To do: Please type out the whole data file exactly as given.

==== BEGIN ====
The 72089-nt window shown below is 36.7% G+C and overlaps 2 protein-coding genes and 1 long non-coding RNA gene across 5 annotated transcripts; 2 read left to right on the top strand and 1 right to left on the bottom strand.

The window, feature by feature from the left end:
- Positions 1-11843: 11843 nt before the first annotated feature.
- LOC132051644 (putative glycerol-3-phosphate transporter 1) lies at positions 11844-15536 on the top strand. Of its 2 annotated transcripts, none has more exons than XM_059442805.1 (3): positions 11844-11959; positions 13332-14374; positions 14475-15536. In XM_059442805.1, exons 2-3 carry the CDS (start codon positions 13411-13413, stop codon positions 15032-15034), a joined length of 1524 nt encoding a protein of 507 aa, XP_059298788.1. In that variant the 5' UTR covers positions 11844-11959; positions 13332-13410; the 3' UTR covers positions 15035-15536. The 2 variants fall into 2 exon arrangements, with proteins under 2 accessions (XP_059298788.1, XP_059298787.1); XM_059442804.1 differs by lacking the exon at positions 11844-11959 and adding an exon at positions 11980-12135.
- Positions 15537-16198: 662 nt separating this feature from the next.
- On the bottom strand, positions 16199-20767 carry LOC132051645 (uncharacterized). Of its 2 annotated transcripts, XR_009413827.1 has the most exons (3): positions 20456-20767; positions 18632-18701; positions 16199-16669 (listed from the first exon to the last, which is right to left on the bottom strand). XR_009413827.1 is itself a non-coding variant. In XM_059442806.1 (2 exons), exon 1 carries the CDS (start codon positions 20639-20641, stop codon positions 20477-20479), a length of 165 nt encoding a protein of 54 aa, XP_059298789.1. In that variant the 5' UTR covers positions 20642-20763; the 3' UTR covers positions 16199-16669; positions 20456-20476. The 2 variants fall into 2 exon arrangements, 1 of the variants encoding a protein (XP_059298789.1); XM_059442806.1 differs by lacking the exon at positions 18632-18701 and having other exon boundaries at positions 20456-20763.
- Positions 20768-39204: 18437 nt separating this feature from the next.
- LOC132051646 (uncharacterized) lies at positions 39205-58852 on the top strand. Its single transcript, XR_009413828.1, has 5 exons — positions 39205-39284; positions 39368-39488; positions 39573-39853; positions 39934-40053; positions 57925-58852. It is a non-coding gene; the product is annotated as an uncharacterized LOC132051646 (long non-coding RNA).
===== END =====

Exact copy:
The 72089-nt window shown below is 36.7% G+C and overlaps 2 protein-coding genes and 1 long non-coding RNA gene across 5 annotated transcripts; 2 read left to right on the top strand and 1 right to left on the bottom strand.

The window, feature by feature from the left end:
- Positions 1-11843: 11843 nt before the first annotated feature.
- LOC132051644 (putative glycerol-3-phosphate transporter 1) lies at positions 11844-15536 on the top strand. Of its 2 annotated transcripts, none has more exons than XM_059442805.1 (3): positions 11844-11959; positions 13332-14374; positions 14475-15536. In XM_059442805.1, exons 2-3 carry the CDS (start codon positions 13411-13413, stop codon positions 15032-15034), a joined length of 1524 nt encoding a protein of 507 aa, XP_059298788.1. In that variant the 5' UTR covers positions 11844-11959; positions 13332-13410; the 3' UTR covers positions 15035-15536. The 2 variants fall into 2 exon arrangements, with proteins under 2 accessions (XP_059298788.1, XP_059298787.1); XM_059442804.1 differs by lacking the exon at positions 11844-11959 and adding an exon at positions 11980-12135.
- Positions 15537-16198: 662 nt separating this feature from the next.
- On the bottom strand, positions 16199-20767 carry LOC132051645 (uncharacterized). Of its 2 annotated transcripts, XR_009413827.1 has the most exons (3): positions 20456-20767; positions 18632-18701; positions 16199-16669 (listed from the first exon to the last, which is right to left on the bottom strand). XR_009413827.1 is itself a non-coding variant. In XM_059442806.1 (2 exons), exon 1 carries the CDS (start codon positions 20639-20641, stop codon positions 20477-20479), a length of 165 nt encoding a protein of 54 aa, XP_059298789.1. In that variant the 5' UTR covers positions 20642-20763; the 3' UTR covers positions 16199-16669; positions 20456-20476. The 2 variants fall into 2 exon arrangements, 1 of the variants encoding a protein (XP_059298789.1); XM_059442806.1 differs by lacking the exon at positions 18632-18701 and having other exon boundaries at positions 20456-20763.
- Positions 20768-39204: 18437 nt separating this feature from the next.
- LOC132051646 (uncharacterized) lies at positions 39205-58852 on the top strand. Its single transcript, XR_009413828.1, has 5 exons — positions 39205-39284; positions 39368-39488; positions 39573-39853; positions 39934-40053; positions 57925-58852. It is a non-coding gene; the product is annotated as an uncharacterized LOC132051646 (long non-coding RNA).